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Isn't violence sometimes necessary?

  1. Ali Sulehria profile image72
    Ali Sulehriaposted 2 years ago

    Isn't violence sometimes necessary?

    Isn't violence sometimes necessary, for example in self-defense or to defend those who cannot defend themselves?

  2. profile image0
    Stargrrlposted 2 years ago

    Violence is only necessary if it is self-defense.  I agree with you there.

    1. savvydating profile image95
      savvydatingposted 2 years agoin reply to this

      There are some who define self-defense way too broadly, so it depends. However, if someone is coming at your child with a knife, and certain death is highly probable, you can't just stand there. You have to act with violence.

  3. healthyfitness profile image78
    healthyfitnessposted 2 years ago

    In self defense, yes. In any other situations, most likely not. The way we progress as humans is to avoid our dangerous natural instincts (not all of them). Do unto others, as you would want done upon you. That's what I live by.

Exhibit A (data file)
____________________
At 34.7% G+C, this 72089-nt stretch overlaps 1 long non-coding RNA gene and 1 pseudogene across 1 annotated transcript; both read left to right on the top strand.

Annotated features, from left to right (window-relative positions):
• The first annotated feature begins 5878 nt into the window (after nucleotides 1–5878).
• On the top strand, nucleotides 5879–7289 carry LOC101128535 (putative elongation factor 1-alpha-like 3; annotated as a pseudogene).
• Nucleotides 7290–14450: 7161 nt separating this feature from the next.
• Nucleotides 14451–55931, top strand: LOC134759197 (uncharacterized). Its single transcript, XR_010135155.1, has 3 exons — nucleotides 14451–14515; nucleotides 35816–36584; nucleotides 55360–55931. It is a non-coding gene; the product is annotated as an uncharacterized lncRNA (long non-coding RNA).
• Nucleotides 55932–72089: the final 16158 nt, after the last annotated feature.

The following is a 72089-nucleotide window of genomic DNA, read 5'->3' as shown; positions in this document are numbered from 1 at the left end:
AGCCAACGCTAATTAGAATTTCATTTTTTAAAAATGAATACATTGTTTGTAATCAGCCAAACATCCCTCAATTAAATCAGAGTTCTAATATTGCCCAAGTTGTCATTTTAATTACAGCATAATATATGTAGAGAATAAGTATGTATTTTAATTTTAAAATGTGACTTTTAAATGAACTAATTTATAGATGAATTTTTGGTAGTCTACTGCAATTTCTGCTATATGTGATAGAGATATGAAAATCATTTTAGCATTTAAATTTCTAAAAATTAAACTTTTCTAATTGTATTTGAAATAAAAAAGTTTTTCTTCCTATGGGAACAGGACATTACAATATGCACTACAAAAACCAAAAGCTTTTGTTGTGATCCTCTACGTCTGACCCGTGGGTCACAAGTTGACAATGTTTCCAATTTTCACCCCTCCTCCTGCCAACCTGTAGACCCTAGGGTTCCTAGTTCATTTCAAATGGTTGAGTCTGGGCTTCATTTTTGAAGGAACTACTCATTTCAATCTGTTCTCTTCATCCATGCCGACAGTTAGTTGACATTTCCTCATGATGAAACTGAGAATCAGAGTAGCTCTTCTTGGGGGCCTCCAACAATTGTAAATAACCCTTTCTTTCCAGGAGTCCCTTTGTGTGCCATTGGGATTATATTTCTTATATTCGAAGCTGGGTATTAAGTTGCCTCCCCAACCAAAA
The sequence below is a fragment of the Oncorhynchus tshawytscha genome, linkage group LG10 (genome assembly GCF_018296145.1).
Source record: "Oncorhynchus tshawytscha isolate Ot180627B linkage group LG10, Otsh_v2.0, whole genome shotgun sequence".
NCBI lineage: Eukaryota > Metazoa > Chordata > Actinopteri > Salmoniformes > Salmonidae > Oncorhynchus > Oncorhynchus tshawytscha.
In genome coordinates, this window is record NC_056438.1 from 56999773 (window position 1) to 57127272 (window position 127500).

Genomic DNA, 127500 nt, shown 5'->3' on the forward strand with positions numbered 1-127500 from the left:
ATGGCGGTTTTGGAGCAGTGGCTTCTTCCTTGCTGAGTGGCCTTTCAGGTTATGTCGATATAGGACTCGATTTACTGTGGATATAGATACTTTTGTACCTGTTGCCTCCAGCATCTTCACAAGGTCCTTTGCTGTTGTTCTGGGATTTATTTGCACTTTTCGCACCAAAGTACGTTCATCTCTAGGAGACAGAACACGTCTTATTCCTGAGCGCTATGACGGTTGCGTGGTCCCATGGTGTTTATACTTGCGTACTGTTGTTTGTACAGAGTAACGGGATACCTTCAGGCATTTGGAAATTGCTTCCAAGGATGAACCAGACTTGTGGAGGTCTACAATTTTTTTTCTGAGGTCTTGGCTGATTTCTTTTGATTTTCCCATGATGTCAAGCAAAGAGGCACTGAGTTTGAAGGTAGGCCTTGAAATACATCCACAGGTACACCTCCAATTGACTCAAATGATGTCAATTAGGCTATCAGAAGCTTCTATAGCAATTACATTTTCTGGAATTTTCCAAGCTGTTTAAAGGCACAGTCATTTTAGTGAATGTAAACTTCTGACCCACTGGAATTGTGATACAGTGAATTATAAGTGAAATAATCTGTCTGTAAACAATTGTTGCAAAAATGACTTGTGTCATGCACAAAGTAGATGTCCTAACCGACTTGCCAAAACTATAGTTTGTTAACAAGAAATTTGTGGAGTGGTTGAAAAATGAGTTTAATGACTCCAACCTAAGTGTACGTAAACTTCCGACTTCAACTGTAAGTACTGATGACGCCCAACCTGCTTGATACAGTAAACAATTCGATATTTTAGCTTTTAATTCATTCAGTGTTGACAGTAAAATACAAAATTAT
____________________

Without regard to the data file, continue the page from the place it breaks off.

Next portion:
4. connorj profile image77
    connorjposted 2 years ago


    Absolutely; although, I agree it should be in self-defence this (self-defence) can be significantly ambiguous at times. Imagine if during WWII the Allies continued to allow the Nazis to advance (Chamberlain-like) further before battling with them and destroying their leadership and many others...
    Now, rather timely, although one could argue that Sissi (backwards) is not threatening us directly, it would be a significant mistake not to crush them now before they are airborn and have increased in their significantly diabolical influence...
    I always reflect back to a game of chess or if you will, ice hockey; sometimes, the best defence can indeed be a timely offense...

  5. Luke M Simmons profile image77
    Luke M Simmonsposted 2 years ago

    The typical devil's advocate question is as follows: if you could prevent the death of numerous innocent people, even if it meant the death of a single guilty person, would you?  I personally would, and have a hard time reconciling a moral opposition.